In the foreground, there was a large palace decorated all over with precious jewels; the refined brilliance dazzled the eyes. Couches were made of gold and jade. He saw a godly person whose beautiful countenance was impressive and extraordinary--handsome to an unusual extent—who sat upon one of these seats. By his side were a host of Sramanas2 standing in attendance. Then he saw the Magistrate come and pay his respects to this godly man by saluting him. Chao T’ai asked who this person was, that the Magistrate should be so extremely courteous toward him. A civil official said that he was called World-Honored One, Master of Salvation, and that he had vowed to lead all beings out of the evil paths of existence3 and make them hear the scriptures. Then Chao T’ai was told that one million nine thousand people had all left hell and entered this City of One Hundred Li.4 Those who had arrived here had all honored the Dharma, and although their conduct in life had been deficient, they still could be saved, and thus the scripture Dharma5 had been established for them. Within seven days, in accordance with the amount of good or evil they might do while in this city, they would be sent to their new rebirths or be liberated altogether. In the short time before he left, Chao T’ai had seen ten people ascend into the sky and depart.
After Chao T’ai left this mansion, he saw another city which was more than two hundred li square, and its name was City of Transformation. Those whose purgation in hell was finished came to this city to receive their new birth in accordance with their karma. Chao T’ai entered this city and saw that there were several thousand districts filled with buildings roofed with earthenware tiles. Each district contained neighborhood subdivisions and alleys. In the exact center was a tile-roofed building, tall and impressive, with colorfully decorated railings and latticework. There were several hundred bureau officials who were examining and collating documents, saying that those who had engaged in killing6 were to become mayflies which are born in the morning and die in the evening; those who engaged in stealing and robbery were to become pigs and sheep, to be butchered and cut up by others; those who engaged in sexual wantonness were to become cranes, ducks, and deer;7 the double-tongued were to become owls;8 those who did not repay their debts were to become donkeys, mules, oxen, and horses.9
When Chao T’ai had completed his mission of inspection, he returned to the waterworks office. An overseer at the office said to him, “You are the son of an elder; what sin have you committed that you should come here?” Chao T’ai replied, “The men of my family all have salaries of two thousand piculs of rice. I was commended to receive the Hsiao-lien licentiate and a prince’s government drafted me for a post, but I did not accept it. I cultivated my will and kept my thoughts on the good, not being polluted by the multitude of evils.” The overseer said, “You have committed no sin and thus have been made to serve as the Supervisor of Waterworks. Otherwise, your condition would be no different from that of those people in hell.”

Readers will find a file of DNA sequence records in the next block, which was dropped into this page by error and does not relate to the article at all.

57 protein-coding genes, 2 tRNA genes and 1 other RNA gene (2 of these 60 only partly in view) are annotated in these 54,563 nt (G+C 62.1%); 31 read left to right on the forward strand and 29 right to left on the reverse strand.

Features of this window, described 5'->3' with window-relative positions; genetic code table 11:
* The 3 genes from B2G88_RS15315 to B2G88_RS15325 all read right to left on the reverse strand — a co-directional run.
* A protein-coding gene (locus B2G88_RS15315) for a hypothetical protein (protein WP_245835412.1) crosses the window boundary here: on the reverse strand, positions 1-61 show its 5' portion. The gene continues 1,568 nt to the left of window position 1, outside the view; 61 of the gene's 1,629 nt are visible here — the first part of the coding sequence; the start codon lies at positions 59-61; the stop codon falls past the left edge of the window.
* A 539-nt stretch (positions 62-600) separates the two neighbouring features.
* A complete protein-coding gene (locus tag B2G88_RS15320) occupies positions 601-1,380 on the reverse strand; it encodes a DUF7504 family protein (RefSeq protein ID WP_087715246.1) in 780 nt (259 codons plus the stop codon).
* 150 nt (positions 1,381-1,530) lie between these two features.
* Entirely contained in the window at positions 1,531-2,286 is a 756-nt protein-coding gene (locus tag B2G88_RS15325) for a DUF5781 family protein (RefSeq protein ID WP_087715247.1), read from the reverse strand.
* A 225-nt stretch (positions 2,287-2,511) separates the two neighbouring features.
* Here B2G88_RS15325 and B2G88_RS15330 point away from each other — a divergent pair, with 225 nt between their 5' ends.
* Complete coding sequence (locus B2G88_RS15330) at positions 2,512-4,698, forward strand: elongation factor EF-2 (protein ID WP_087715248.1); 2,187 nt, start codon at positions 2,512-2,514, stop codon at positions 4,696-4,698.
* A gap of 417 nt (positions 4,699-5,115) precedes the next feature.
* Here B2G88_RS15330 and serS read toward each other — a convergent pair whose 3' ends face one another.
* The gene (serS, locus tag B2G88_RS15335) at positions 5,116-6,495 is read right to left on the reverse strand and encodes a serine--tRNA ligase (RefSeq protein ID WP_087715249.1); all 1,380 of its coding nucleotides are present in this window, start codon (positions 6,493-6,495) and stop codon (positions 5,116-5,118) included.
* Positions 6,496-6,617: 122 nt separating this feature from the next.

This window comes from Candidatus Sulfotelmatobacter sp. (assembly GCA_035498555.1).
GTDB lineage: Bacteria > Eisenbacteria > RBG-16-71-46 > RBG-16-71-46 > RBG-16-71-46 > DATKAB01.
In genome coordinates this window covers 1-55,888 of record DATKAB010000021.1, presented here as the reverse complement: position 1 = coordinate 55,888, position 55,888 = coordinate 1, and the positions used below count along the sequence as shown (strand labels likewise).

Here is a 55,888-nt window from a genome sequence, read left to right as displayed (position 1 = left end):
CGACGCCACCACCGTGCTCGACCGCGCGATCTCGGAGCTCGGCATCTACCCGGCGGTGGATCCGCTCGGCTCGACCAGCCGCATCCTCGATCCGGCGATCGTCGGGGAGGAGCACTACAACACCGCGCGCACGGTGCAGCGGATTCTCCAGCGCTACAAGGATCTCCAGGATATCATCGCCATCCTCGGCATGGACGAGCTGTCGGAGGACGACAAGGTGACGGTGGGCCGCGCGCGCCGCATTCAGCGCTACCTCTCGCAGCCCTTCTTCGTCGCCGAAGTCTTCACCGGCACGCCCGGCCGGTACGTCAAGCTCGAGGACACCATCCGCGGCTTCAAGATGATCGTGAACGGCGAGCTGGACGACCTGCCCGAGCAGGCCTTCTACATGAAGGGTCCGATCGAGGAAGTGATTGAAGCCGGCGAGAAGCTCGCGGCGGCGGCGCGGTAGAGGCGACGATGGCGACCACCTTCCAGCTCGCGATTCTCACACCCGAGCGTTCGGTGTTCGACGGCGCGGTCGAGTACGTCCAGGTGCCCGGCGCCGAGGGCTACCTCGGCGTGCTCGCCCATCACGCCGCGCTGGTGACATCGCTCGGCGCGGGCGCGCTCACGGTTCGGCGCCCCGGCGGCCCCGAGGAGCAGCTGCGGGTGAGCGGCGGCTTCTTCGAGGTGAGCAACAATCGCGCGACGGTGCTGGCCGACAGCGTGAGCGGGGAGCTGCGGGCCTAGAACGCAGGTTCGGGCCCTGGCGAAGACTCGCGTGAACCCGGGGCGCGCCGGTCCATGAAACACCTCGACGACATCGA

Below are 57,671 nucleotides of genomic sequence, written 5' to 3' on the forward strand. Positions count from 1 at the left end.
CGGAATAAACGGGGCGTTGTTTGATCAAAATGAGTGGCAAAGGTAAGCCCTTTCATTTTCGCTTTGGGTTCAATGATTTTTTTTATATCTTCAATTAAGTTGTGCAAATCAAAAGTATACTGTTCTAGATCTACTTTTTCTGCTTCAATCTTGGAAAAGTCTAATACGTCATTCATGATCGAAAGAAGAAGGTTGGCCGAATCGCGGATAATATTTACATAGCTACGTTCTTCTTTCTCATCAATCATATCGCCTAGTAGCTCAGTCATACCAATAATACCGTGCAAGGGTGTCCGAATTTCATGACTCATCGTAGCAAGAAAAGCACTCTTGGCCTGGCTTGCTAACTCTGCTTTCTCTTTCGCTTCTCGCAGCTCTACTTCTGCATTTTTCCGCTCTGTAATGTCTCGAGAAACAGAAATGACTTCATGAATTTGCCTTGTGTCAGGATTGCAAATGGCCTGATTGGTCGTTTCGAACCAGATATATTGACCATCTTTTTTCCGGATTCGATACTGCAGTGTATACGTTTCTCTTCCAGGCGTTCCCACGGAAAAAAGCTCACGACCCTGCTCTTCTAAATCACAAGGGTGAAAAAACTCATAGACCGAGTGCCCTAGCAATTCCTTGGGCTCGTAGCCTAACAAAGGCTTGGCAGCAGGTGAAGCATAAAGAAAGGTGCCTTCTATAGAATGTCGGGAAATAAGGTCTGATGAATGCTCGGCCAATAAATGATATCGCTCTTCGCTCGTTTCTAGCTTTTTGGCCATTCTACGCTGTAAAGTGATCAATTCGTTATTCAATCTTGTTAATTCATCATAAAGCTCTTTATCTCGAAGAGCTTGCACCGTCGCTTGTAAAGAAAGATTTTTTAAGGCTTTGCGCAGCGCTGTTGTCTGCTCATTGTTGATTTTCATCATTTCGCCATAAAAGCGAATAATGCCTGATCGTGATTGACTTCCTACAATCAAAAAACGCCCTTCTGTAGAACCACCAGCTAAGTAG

Chao T’ai asked the overseer, “What should a person do in order to receive a happy retribution after death?” The overseer only replied that the followers of the Dharma who strive energetically and uphold the precepts will receive a happy retribution without the least bit of punishment. Chao T’ai again asked, “As for the sins committed by a person before he has begun to serve the Dharma, are these sins wiped out after he begins to serve the Dharma?” The overseer replied, “They are all wiped out.”
When they finished speaking, the overseer opened a bound box and looked up Chao Τ’ai’s ordained life span, discovering that he still had another thirty years to live. He thereupon sent him back. As they were about to part, the overseer said, “You have now seen just what the retribution for sins in hell is like; you should tell this to the people of the world, and advise them to do good. The effects of good and evil committed by a person follow him like the shadow of his body and the echo of his voice. Shouldn’t one be careful?!”
At that time, there were about fifty or sixty people of all degrees of relation, both paternal and maternal, who were attending Chao Τ’ai’s body. They all heard Chao T’ai tell his story. Then Chao T’ai personally wrote an account in order to make it known to his contemporaries. This happened on the thirteenth day of the seventh month of the fifth year of the T’ai-shih reign [265-274] of the Chin dynasty.
Chao T’ai thereupon engaged members of the Sangha10 and convened a great Mass for the sake of his grandfather and grandmother, and the two younger brothers. He also ordered all his sons and grandsons to mend their ways and honor the Dharma, and enjoined them to strive energetically after the good.